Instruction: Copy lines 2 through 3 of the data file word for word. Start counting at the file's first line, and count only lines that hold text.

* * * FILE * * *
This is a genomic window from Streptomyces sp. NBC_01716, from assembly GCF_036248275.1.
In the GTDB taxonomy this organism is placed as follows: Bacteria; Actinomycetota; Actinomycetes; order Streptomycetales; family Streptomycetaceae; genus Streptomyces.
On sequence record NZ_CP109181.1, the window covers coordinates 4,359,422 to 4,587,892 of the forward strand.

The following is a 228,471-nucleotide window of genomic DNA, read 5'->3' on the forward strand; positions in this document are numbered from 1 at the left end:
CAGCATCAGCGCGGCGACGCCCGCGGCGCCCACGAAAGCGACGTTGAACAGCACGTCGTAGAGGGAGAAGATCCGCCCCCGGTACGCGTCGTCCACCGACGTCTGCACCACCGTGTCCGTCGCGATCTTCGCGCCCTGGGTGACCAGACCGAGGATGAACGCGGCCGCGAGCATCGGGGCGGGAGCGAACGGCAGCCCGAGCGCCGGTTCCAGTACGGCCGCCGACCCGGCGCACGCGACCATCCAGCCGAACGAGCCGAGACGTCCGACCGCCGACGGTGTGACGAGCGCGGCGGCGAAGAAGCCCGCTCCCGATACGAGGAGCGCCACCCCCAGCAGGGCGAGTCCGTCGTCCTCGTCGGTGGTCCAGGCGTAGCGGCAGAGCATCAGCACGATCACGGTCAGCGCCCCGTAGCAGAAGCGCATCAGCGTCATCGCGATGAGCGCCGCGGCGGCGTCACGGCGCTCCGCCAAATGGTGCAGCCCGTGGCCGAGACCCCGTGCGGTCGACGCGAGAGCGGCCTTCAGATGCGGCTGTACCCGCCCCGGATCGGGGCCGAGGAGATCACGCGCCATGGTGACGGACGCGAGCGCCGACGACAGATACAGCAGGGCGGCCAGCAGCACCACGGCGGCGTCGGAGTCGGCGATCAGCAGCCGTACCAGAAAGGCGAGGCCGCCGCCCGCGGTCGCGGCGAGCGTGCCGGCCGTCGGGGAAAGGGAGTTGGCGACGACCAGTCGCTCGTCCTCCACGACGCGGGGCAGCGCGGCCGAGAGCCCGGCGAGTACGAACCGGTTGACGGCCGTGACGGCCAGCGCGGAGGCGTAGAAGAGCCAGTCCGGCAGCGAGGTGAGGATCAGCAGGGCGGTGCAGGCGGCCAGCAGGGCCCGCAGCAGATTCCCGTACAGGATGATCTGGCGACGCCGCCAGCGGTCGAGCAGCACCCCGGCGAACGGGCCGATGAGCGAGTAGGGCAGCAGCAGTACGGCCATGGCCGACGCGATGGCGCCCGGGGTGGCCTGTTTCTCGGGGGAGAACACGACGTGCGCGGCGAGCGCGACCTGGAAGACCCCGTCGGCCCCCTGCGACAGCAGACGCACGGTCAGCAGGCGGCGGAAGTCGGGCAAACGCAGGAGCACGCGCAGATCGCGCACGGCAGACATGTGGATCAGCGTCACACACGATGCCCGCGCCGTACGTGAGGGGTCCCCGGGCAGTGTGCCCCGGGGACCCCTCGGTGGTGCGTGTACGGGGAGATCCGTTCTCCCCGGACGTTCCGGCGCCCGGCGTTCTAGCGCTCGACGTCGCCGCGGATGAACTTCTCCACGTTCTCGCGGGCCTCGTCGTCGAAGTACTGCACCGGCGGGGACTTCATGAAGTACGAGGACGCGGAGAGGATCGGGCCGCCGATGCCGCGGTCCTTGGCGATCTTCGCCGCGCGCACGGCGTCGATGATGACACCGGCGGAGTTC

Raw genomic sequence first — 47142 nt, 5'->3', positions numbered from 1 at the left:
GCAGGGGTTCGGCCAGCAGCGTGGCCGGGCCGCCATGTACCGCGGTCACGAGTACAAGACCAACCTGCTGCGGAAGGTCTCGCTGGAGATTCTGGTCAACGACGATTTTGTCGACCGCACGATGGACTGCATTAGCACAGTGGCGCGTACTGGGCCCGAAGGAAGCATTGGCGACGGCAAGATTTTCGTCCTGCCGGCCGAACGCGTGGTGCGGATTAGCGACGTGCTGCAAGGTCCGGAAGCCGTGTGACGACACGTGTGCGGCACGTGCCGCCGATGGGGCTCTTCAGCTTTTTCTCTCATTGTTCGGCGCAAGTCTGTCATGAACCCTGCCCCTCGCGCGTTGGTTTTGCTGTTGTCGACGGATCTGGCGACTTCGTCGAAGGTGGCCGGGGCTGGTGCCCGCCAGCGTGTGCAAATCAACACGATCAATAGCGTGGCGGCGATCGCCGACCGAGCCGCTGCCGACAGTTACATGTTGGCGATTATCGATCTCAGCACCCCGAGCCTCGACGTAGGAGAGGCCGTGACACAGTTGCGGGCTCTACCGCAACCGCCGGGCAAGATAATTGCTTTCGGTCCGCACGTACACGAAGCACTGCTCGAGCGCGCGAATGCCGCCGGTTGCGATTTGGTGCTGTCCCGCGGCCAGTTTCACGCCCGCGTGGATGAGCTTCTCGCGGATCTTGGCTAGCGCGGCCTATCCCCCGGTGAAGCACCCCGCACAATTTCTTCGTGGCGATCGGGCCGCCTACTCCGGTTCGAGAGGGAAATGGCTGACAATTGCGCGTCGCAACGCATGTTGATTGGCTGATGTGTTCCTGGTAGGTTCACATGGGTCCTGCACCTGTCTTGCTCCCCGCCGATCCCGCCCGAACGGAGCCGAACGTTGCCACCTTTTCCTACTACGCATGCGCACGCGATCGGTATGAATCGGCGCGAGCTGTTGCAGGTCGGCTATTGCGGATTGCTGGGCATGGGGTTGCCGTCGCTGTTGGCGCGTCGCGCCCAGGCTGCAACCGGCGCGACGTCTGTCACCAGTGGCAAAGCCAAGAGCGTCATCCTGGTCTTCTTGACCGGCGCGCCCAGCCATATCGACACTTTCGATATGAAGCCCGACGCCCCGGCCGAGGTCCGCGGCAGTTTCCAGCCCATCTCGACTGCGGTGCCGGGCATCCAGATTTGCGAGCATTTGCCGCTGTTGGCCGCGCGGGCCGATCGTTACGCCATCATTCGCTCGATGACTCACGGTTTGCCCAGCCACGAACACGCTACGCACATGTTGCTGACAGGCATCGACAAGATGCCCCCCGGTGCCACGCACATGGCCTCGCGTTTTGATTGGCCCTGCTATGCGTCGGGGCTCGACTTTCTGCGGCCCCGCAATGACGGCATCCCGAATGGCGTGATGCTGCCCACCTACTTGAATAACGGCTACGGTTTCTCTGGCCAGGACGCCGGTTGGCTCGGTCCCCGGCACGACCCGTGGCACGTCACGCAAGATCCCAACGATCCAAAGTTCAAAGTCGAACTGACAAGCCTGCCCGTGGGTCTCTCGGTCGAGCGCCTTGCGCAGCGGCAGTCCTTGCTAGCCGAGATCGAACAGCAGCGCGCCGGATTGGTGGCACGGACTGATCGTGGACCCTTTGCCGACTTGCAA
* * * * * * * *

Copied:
In the GTDB taxonomy this organism is placed as follows: Bacteria; Actinomycetota; Actinomycetes; order Streptomycetales; family Streptomycetaceae; genus Streptomyces.
On sequence record NZ_CP109181.1, the window covers coordinates 4,359,422 to 4,587,892 of the forward strand.